The Best Vegan Restaurant In Belgrade, Serbia

radost vegan belgrade

It’s hard to call something the “best” but Radost Fina Kuhinjica in Belgrade, Serbia serves excellent vegan and vegetarian dishes in an ambiance that would make it a great health-food restaurant anywhere. Radost is part of the very popular trend in the Balkans toward healthy, vegan, sugar-dairy-free foods in countries whose national dishes are often meats soaked in butter topped with cheeses.

Plan For An Afternoon

Radost is hidden across from the Belgrade Fortress and not the easiest place to find whether or not you’re using Google Maps. The restaurant is tucked away in an apartment, putting the first expression on people’s face a rather blank, “uuhhh, is this the place” look. Once inside though, you’ll see a cozy, renovated, vegetarian restaurant that looks nice without feeling arrogant about itself.

The aroma of the coffee though will set you immediately at ease. Radost’s caffeinated menu is varied with teas of all sorts plus coffees to give you a good afternoon kick. Although they officially open at 2pm, Radost serves drinks about an hour before. Like many vegan-vegetarian restaurants around the world, they’re not always the most punctual. Good coffee makes waiting for the daily menu – quite varied throughout the week – a bit easier.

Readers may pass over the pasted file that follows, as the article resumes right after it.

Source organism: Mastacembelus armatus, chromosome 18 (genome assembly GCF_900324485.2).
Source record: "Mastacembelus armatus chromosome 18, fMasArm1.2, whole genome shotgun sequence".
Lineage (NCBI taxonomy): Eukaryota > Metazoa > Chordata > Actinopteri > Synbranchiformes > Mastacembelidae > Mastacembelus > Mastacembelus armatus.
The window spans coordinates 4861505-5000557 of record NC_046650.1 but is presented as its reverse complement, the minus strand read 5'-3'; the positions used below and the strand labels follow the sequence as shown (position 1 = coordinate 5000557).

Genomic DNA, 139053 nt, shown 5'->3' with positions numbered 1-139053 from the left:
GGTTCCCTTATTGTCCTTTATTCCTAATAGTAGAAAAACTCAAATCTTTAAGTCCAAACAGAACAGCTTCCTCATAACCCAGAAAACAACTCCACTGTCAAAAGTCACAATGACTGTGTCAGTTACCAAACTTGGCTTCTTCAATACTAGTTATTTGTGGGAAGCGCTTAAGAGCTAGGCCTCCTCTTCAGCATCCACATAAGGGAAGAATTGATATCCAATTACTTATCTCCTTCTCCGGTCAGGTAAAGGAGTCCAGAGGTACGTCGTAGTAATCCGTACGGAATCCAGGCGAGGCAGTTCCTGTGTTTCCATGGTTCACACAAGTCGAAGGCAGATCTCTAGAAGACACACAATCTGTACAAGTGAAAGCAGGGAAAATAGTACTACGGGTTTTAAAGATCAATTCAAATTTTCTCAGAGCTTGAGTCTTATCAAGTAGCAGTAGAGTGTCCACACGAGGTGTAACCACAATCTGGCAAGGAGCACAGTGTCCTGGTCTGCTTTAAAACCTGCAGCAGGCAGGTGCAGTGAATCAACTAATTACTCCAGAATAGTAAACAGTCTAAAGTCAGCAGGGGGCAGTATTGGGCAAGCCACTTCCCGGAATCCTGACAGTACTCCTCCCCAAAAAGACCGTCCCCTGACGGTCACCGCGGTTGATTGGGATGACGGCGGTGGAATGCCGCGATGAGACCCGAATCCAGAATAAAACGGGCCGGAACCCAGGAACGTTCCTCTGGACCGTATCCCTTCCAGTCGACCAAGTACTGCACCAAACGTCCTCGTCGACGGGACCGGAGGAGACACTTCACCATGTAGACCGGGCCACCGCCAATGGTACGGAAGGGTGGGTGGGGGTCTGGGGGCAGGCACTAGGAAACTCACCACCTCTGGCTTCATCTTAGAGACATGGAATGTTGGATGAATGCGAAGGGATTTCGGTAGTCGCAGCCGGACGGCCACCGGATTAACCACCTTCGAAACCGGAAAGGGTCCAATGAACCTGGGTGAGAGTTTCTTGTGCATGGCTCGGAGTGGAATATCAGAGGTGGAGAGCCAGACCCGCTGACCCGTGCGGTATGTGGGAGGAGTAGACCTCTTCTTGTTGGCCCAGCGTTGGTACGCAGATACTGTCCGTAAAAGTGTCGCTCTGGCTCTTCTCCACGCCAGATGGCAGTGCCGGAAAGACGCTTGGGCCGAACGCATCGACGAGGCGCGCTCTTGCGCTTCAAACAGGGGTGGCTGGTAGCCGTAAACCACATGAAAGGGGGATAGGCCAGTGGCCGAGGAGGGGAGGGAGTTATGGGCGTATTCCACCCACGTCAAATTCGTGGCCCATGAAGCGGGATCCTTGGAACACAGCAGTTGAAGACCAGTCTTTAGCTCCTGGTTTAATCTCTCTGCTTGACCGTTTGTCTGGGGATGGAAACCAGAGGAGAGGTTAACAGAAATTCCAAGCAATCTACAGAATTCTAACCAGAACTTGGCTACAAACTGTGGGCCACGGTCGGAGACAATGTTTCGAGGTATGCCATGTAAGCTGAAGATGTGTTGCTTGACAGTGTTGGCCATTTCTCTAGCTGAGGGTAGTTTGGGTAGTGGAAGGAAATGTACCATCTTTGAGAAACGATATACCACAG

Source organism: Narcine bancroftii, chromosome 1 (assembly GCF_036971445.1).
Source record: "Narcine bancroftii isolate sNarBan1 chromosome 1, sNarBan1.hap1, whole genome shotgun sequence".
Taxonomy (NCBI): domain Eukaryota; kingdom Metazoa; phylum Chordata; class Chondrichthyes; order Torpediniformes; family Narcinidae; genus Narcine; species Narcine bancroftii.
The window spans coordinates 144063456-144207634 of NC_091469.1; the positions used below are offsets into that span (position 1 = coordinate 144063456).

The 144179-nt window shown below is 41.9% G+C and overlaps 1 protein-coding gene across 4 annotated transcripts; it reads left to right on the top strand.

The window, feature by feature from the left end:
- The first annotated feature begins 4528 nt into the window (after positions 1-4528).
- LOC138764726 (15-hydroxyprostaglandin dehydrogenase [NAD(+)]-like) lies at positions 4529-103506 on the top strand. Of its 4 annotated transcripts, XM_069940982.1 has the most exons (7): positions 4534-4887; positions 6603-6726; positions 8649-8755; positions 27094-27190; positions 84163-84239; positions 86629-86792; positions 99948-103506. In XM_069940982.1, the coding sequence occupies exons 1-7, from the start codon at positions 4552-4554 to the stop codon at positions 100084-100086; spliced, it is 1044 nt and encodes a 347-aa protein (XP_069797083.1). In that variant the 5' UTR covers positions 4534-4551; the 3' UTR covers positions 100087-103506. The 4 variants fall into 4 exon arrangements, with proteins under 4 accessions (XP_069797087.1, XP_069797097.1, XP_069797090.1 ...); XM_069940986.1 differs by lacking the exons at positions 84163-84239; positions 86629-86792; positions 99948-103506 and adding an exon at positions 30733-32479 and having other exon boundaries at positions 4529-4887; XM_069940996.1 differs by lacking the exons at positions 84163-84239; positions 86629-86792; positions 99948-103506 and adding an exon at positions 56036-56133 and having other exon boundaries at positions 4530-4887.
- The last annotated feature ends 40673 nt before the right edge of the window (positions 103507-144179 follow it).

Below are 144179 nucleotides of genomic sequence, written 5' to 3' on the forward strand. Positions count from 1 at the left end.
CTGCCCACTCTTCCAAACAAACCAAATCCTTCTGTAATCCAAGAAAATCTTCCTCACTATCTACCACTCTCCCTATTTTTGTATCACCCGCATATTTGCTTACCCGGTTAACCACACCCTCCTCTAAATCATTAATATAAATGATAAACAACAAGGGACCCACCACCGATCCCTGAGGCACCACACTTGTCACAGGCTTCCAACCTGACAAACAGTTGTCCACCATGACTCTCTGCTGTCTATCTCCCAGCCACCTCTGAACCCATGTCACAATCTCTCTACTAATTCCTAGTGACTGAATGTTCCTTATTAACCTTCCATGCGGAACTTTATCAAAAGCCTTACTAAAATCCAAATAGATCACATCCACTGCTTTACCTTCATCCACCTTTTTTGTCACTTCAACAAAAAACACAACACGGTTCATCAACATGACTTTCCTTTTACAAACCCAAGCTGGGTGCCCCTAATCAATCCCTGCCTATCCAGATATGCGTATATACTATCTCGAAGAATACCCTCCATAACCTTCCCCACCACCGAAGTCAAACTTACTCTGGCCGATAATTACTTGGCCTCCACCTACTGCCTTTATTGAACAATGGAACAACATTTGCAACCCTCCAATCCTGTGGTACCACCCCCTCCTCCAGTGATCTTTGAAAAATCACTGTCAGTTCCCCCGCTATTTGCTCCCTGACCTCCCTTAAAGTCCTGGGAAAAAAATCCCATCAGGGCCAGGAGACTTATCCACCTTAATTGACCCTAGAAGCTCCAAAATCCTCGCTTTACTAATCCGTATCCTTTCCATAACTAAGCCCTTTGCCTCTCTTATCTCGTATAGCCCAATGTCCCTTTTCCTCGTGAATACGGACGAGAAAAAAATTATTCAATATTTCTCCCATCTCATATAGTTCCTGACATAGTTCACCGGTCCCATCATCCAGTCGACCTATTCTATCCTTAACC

belgrade vegetarian

There are Tex-Mex options, both in vegetarian and vegan varieties, Balkan salads, veggie burgers, plus cakes of all sorts – with or without processed sugar, depending on your preference. Lentil soups, eggplant dips, as well as many other traditional Serbian foods that are vegetarian by default are tweaked to become vegan if requested.

Breaking Bread, Or Some Equivalent

Radost, located at Pariska 3, is open from around 2pm-midnight on most days. They also hold occasional events in the evenings, though I didn’t make it to any, a good opportunity for travelers to meet similarly meat-minded locals. Prices are a bit above the average for Belgrade (not uncommon for most specialty restaurants) but Radost is hardly expensive.

radost belgrade

From the best restaurant in Pristina to A La Sante in Tirana, these vegetarian restaurants aren’t fortified vegan outposts on the other side of lines drawn in the sand as in many places. Rather, vegan cuisine is becoming an ever growing part of people’s occasional diets in the Balkans. In Belgrade, Radost is introducing an elegant, health-food dining experience to locals who are going out for a vegan meal on regular occasion – whether or not they love steak too.

There’s Another Washington D.C. Space Museum 30 Miles Outside The City, Very Worth The Drive

udvar hazy center

Most people, even Washington D.C. locals, don’t know about arguably the best air and space museum in the area, located 30 miles (50 kilometers) away from the city center. The Steven F. Udvar-Hazy Center in the suburb town of Chantilly, Virginia, close the Dulles International Airport, is over 32,000 square meters (346,000 square feet) of aviation history.

The Smithsonian’s Air and Space Museum in Washington D.C. is might be the best museum in the world for aviation science lovers, but I say “might” because the Udvar-Hazy Center exists. Here’s some of what you can find inside the two hangars of the museum and why you should really make a day to visit it if you’re in the Washington D.C. area.